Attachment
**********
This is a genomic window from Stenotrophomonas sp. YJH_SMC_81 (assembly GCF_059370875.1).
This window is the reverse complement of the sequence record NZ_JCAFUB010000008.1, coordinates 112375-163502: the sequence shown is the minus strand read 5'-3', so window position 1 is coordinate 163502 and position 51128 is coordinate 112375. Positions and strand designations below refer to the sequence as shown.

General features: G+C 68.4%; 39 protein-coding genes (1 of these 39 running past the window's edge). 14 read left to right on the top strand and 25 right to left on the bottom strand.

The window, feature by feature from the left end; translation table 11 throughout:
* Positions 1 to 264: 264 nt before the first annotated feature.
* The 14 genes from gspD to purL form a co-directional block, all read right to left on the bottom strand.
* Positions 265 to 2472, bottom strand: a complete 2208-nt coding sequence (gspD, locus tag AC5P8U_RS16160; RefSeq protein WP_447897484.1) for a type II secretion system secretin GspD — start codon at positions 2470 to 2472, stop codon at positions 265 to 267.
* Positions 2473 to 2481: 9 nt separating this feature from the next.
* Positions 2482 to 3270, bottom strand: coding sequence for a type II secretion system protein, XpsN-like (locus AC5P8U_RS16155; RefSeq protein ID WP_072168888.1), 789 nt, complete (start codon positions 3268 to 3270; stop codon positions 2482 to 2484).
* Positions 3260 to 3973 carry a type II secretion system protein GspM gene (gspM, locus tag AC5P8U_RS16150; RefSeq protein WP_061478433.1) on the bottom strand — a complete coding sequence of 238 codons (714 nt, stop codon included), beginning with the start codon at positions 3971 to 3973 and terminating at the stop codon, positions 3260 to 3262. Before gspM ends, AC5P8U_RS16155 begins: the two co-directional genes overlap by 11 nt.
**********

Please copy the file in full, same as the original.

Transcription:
This is a genomic window from Stenotrophomonas sp. YJH_SMC_81 (assembly GCF_059370875.1).
This window is the reverse complement of the sequence record NZ_JCAFUB010000008.1, coordinates 112375-163502: the sequence shown is the minus strand read 5'-3', so window position 1 is coordinate 163502 and position 51128 is coordinate 112375. Positions and strand designations below refer to the sequence as shown.

General features: G+C 68.4%; 39 protein-coding genes (1 of these 39 running past the window's edge). 14 read left to right on the top strand and 25 right to left on the bottom strand.

The window, feature by feature from the left end; translation table 11 throughout:
* Positions 1 to 264: 264 nt before the first annotated feature.
* The 14 genes from gspD to purL form a co-directional block, all read right to left on the bottom strand.
* Positions 265 to 2472, bottom strand: a complete 2208-nt coding sequence (gspD, locus tag AC5P8U_RS16160; RefSeq protein WP_447897484.1) for a type II secretion system secretin GspD — start codon at positions 2470 to 2472, stop codon at positions 265 to 267.
* Positions 2473 to 2481: 9 nt separating this feature from the next.
* Positions 2482 to 3270, bottom strand: coding sequence for a type II secretion system protein, XpsN-like (locus AC5P8U_RS16155; RefSeq protein ID WP_072168888.1), 789 nt, complete (start codon positions 3268 to 3270; stop codon positions 2482 to 2484).
* Positions 3260 to 3973 carry a type II secretion system protein GspM gene (gspM, locus tag AC5P8U_RS16150; RefSeq protein WP_061478433.1) on the bottom strand — a complete coding sequence of 238 codons (714 nt, stop codon included), beginning with the start codon at positions 3971 to 3973 and terminating at the stop codon, positions 3260 to 3262. Before gspM ends, AC5P8U_RS16155 begins: the two co-directional genes overlap by 11 nt.